Recently a friend of a friend called with a question about her husband’s federal pension and Thrift Savings Plan accounts. The couple had just finished signing a separation agreement that gave the wife a portion of both her husband’s pension and the TSP. The wife’s lawyer approved the language of the agreement drafted by the husband’s lawyer. Apparently that was it. The agreement did not refer to a retirement benefits court order, which is necessary to effect the transfer of the wife’s interest in both accounts. Neither lawyer said anything about how to implement this transfer. In fact, court orders are the only way to make transfers in the context of a divorce of spousal interests in federal government and ERISA pension plan rights and TSPs. Apparently, it was only by talking with our mutual friend, a government lawyer, that the wife learned what needed to happen for her to get what the couple had agreed on.
One of the many benefits of working at a firm with knowledgeable, experienced, and helpful colleagues is that there is little new under the sun. In a firm whose lawyers have done hundreds of separation agreements, there is model language to start from to write nearly any kind of provision into a separation agreement. At KSF, we can also access our extensive library of agreements – including, because this is the DC metro area, many dividing federal employee pension plans – to use as check lists in drafting or reviewing an agreement that someone else has drafted.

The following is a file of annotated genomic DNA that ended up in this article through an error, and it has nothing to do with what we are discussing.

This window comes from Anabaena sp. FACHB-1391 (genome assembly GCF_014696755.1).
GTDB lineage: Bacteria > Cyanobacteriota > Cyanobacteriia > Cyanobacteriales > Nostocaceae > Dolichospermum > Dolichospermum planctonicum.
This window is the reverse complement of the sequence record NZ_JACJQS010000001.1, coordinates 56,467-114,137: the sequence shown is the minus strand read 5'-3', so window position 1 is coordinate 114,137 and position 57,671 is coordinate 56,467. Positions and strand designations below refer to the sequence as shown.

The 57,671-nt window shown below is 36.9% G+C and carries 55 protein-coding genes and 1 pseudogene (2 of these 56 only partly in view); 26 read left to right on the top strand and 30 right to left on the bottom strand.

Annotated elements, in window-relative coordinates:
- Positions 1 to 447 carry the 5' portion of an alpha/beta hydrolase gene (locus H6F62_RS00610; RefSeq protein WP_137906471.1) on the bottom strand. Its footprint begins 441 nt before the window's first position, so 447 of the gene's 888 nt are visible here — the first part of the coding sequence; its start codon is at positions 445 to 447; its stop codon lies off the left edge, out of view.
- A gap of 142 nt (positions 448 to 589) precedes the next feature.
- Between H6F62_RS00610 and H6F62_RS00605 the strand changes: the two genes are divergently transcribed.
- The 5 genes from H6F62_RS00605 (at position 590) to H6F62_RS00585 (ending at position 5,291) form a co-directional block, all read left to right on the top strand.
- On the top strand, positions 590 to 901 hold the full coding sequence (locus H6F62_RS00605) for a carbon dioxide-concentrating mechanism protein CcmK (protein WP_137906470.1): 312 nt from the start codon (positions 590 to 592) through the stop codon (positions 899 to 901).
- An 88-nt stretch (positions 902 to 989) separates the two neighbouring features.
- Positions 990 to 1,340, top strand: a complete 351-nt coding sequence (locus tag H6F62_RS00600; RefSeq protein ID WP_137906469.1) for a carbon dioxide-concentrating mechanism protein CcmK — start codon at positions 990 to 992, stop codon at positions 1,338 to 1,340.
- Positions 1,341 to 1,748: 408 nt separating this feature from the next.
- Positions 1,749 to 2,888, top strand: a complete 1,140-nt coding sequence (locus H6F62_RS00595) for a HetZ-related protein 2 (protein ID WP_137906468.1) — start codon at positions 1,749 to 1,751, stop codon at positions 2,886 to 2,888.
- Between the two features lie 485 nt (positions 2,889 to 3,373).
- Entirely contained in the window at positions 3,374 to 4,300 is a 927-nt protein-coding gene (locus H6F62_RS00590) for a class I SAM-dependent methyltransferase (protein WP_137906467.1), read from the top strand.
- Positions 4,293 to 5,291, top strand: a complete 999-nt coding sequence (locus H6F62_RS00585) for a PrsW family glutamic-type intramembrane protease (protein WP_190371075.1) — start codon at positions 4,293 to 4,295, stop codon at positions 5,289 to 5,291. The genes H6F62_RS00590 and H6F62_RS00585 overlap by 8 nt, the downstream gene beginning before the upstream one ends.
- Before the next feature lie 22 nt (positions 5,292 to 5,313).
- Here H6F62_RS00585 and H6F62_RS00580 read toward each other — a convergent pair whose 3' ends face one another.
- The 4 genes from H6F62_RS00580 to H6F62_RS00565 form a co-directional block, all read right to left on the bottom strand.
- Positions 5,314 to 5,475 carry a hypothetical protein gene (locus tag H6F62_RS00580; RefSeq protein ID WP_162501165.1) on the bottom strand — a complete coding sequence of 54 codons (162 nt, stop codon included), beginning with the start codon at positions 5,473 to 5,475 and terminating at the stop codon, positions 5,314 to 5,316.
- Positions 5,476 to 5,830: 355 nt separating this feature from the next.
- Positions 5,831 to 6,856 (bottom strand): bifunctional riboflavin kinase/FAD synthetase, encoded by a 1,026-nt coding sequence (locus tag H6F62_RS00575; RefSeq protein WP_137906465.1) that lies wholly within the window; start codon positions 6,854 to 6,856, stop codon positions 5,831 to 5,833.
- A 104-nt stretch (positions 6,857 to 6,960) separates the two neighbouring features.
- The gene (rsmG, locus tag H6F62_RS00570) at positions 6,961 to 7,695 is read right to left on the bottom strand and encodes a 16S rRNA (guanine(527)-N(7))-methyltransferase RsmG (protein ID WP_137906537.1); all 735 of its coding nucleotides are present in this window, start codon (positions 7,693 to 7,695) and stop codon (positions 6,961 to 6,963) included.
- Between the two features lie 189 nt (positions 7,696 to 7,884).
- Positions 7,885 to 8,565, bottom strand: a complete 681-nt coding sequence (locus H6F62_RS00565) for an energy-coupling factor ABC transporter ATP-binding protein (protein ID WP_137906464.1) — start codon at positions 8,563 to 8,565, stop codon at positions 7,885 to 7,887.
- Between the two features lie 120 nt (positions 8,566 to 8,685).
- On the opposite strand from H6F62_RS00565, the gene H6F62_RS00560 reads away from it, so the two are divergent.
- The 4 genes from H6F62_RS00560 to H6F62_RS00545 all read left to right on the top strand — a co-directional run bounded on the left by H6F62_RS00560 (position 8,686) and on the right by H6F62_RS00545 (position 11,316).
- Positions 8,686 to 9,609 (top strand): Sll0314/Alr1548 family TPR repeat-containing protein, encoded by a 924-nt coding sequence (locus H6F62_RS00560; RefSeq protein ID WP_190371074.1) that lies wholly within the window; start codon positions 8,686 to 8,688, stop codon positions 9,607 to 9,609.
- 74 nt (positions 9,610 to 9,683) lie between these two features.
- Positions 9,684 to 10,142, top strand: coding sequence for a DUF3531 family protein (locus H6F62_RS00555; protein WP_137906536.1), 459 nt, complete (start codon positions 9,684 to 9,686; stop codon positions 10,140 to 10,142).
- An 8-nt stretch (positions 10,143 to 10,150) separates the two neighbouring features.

With regard to the “separating parties” issue above, an agreement providing for the division of a pension plan typically includes language that the attorney for the non-employee spouse who is receiving a portion of a retirement account will draft the court order, and the employee spouse will cooperate fully in obtaining the information the lawyer needs regarding the plan. It might also provide explicitly that the order will be submitted to the court on the day of the divorce, so the judge can issue it along with the judgment of divorce.
I write this for a couple of reasons. First, clients should be aware that the division of retirement accounts – government, IRAs and 401Ks – in the context of a divorce often requires a court order conforming to the requirements of the particular plan. For private sector plans qualified under ERISA, the order is typically known as a Qualifying Domestic Relations Order (QDRO – “quadro”). For the transfer of interests in federal government retirement plans (FERS, CSRS, TSP), the order is typically known as a Court Order Acceptable for Processing (COAP). The order directs the relevant plan administrator to do the transfer, and it ensures that there will be no taxes or penalties if the spouse’s share is rolled over into another qualified retirement account.
Second, for me and other lawyers, this is basic divorce law. We need to be reminded to use templates, models, check lists, and experienced colleagues to make sure that basics don’t fall through the cracks.